Racial identity became a super hot topic in the 1970s throughout the humanities and has remained one up to the present. That pressured graduate students and various job/promotion seekers to draw race issues into their studies, and to treat it in the prevailing political fashion. To argue against affirmative action in admissions, for instance, wouldn’t get you published, and it certainly wouldn’t get you a job interview.
The result of this research productivity mandate was a large cohort of smart and ambitious young academics producing arguments, interpretations, theories, and narratives of systemic racism, white fragility, and the like. It has transpired for decades, and the overall research output has been prodigious. By the 2000s, for example, the Modern Language Association International Bibliography counted more than 70,000 items of scholarship published every year in all the fields of language and literature. Needless to say, a good portion of those pages pushed an extreme identity fixation.
We have, then, hyperproductive propaganda running in our universities, pushing bilious tribal conceptions of American society and paid for by citizens, very few of whom share the radical identity outlook of the professors. True, nearly all of those publications go into the library and are never read or made use of (as I documented in this 2011 report), but the outlooks they presumed have carried over to classrooms and influenced two generations of Americans, Millennials and now Gen Z as well, to regard their nation and their forefathers with a cynical, accusatory eye.
A Tired Brand of Decadence
As those kids have graduated and entered workplaces and the public square, they’ve brought the identity angle with them. Ask them specific questions about, say, the Jim Crow Era, ask them to name a single white supremacist figure from the turn of the century, and you’ll get a blank look in return. They don’t know anything about it—nothing concrete, that is—only the generalities of villains here and victims there, and that’s enough for them.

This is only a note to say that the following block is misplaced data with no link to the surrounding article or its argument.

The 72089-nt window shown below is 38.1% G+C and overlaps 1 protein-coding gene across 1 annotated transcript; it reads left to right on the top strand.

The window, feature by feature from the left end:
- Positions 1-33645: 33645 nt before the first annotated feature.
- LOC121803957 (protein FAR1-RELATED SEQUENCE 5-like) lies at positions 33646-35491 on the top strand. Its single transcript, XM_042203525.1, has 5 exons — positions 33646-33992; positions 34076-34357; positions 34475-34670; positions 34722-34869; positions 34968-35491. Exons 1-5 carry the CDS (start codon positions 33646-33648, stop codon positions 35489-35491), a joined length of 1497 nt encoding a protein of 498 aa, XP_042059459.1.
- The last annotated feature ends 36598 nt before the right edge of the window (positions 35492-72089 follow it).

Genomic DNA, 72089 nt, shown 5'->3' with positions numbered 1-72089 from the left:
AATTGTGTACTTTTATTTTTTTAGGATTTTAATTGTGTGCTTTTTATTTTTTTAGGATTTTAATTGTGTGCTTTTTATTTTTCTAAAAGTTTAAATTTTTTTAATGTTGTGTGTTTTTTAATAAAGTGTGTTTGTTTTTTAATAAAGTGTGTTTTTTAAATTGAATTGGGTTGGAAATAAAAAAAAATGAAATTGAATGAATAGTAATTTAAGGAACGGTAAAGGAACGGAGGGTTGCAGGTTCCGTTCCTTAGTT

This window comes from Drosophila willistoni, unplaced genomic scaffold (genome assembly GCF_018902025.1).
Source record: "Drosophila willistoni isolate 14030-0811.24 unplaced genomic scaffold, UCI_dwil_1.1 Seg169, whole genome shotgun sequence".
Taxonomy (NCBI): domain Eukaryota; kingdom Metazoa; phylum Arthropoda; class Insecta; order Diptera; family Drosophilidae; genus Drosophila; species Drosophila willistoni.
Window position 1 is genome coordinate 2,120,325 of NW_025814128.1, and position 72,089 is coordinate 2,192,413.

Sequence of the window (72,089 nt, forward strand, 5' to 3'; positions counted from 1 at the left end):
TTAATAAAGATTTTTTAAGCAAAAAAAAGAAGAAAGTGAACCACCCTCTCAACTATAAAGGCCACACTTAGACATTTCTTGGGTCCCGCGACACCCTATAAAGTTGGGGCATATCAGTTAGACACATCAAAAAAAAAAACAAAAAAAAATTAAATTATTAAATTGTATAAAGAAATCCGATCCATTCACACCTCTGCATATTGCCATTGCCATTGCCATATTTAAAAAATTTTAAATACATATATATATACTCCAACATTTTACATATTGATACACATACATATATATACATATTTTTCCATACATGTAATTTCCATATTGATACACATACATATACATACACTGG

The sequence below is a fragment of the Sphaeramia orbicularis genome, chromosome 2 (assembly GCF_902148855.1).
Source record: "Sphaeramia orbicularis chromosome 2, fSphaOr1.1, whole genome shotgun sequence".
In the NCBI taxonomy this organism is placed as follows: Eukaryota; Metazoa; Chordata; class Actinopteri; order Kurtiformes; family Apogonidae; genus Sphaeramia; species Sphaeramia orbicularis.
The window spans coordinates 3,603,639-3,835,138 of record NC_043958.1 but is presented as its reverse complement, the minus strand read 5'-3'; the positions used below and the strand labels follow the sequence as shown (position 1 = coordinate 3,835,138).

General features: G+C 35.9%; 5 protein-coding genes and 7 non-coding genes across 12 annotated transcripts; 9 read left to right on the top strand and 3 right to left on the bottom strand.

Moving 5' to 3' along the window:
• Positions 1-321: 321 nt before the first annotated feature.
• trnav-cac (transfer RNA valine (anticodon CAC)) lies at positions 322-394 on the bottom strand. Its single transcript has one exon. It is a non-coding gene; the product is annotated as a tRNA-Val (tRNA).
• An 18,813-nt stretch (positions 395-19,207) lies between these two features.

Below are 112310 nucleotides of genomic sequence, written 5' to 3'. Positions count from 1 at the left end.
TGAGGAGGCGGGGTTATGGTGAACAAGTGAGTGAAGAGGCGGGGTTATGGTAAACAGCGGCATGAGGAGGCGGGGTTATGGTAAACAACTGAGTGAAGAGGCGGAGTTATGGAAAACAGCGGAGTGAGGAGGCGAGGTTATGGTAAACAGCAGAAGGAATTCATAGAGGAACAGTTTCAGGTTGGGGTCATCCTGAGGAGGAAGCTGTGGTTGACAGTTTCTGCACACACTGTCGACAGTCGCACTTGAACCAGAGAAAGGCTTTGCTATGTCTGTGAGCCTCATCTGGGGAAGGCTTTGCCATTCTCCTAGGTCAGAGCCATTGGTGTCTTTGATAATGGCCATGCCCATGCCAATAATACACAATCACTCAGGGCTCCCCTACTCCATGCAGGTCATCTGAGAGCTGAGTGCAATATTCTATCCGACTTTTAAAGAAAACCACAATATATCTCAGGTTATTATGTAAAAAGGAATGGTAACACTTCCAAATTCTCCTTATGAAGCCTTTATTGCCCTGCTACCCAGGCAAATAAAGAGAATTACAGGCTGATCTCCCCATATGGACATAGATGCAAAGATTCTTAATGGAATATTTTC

Just remember, it happened with your money. It happened, too, in states with Republican governors and legislatures—the University of Texas humanities departments are just as left-wing as Berkeley’s. It happened in plain sight, too. Everyone knew it by the time The Closing of the American Mind, Tenured Radicals, and Illiberal Education were published (1987, 1990, and 1991), and leading conservatives and Republicans did nothing to stop it.
Now, young Americans have no patriotism, mayors are incapable of defending their own cities, and liberal leaders are eager to show how conscious they are of the dirty truths about the country they propose to lead. This is supposed to count as higher wisdom, staunch and upright, but in truth, it’s a tired brand of decadence. When conservatives regret and decry what has occurred, however, they should be careful to remember that it couldn’t have taken place without the support of the people conservatives see in the mirror.